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All Categories > Fractal Mapper > Maps > Fantasy > Overland
Jörðgarð Map of the Week - #41
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This week, with our 41st Jörðgarð (TM) Map of the Week, we end our look at the ruins of the Æsir Empire. We'll take our final look at the last of the eight dark draug settlements in the ruins of the fallen Æsir Empire, the ruins of Garndi's Crossing. Our focus this week is on the temple and monastery of the new religion of undeath that the ruling dark draug Mýsing is trying to establish. During the great wars, Mýsing, the baron of Garndi's Crossing, went over to the Darkness and allied with the high draug Martröð, who made of Mýsing one of the nine dark draugs. (A dark draug is similar to an OGL 3.5 lich.) As a result, Mýsing sacrificed his free will and bound it to that of the greater Darkness and Martröð. The high draug fell, but Mýsing still is a slave of the Darkness. He has no desire to turn from evil, but he hopes to regain his free will.

Although Garndi's Crossings no longer exists, Mýsing still claims to rule it, and he still insists that his followers address him with his noble title, baron. That following is a collection of lesser draugs who survived the wars and who remained bound to his will now as they were before Martröð's fall and of evil Slovánski humans who have joined in the baron's new crusade to shed his shackles of Dark domination.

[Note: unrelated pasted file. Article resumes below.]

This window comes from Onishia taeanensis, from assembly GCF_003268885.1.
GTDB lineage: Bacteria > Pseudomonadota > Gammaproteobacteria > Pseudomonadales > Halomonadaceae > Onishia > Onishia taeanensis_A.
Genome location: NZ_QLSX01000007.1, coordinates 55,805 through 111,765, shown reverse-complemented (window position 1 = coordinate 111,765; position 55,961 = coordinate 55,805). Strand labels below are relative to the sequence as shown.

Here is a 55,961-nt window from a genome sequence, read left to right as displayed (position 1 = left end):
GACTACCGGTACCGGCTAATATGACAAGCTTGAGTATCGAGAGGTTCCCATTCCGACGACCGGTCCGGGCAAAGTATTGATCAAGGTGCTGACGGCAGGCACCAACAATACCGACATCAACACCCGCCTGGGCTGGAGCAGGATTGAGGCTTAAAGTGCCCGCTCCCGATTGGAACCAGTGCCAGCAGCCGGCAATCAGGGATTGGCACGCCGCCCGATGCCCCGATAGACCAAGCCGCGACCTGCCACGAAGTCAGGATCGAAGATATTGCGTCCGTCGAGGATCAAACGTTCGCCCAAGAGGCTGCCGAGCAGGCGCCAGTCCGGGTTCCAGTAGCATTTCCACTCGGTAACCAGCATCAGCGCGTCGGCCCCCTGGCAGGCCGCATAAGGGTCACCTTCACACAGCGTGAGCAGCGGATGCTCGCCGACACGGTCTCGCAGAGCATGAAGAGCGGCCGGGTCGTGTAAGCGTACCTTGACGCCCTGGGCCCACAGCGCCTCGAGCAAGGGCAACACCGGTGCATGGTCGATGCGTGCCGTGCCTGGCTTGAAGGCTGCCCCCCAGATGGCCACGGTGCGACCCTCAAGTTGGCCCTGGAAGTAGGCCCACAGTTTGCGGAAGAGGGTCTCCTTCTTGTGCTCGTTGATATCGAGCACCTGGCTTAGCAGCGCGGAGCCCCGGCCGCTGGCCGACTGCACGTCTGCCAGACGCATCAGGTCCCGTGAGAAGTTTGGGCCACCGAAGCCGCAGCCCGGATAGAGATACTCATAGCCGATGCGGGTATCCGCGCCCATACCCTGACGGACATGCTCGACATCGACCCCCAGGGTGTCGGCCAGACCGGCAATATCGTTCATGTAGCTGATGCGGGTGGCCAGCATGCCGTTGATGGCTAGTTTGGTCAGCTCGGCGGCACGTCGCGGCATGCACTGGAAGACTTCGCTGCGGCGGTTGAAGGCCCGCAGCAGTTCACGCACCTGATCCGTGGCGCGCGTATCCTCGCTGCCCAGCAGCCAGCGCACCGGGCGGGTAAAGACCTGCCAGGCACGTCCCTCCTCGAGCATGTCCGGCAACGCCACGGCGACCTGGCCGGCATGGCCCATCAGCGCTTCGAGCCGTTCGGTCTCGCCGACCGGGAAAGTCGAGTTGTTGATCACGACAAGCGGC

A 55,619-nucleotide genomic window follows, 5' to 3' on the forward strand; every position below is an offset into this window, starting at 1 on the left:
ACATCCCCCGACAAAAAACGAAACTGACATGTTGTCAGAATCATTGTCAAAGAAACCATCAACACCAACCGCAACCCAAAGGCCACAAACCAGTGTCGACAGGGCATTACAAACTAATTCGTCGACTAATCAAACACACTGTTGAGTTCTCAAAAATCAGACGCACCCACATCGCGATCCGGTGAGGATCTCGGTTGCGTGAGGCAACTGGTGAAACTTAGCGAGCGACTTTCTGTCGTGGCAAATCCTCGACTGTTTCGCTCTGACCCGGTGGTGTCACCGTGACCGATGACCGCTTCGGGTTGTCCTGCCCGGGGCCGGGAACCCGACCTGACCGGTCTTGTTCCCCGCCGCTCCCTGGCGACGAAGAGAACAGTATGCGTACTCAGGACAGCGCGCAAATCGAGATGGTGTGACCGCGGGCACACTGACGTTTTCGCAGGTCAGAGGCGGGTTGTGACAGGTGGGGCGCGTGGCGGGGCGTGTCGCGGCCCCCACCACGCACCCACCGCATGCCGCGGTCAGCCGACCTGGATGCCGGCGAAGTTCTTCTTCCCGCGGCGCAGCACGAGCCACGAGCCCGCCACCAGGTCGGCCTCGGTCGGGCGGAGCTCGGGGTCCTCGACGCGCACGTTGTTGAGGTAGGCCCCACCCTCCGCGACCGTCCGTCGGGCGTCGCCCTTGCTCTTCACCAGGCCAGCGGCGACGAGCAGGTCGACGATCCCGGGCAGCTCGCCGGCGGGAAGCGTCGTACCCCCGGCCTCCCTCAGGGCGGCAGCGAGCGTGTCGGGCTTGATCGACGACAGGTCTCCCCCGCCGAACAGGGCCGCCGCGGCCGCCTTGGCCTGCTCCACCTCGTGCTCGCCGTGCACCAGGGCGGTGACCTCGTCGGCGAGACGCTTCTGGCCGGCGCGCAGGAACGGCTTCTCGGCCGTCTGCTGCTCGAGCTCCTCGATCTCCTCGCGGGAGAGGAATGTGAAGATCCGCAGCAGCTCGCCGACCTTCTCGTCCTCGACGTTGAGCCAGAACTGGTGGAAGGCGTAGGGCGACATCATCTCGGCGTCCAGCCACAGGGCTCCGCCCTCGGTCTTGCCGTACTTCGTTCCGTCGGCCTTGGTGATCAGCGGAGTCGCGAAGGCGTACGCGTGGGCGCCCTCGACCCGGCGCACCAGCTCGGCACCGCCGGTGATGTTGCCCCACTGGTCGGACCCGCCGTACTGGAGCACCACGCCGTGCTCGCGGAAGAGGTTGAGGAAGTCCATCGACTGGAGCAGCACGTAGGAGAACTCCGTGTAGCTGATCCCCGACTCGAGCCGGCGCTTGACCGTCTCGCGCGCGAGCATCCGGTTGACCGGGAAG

All draugs are to a certain extent insane. Transfiguration into an undead robs a human soul of some of its sanity and makes of it a chaotic creature. Mýsing appears to be more insane than any of the other eight dark draugs, and that manifests itself nowhere so much is in his theory of the nature of life. He has come to believe that the spark of life is the spark of lightning. Thunderstorms occur, according to Mýsing's teachings, as a natural process that continually renews the energy of life within the jörð.

Thus, like Dr. Frankenstein in the book of the same name by 19th Century author Mary Shelley, Mýsing is convinced that he can use lightning to infuse life into a body that no longer is alive. His theory also is that - once he has this technique perfected - he can apply lightning to himself, to restore him from undeath to life. Then, he believes, he will be able to reclaim his own free will, because he no longer will be a draug. After that, he intends to have his followers make a god of him. The dungeons we look at today are the starting points toward that goal.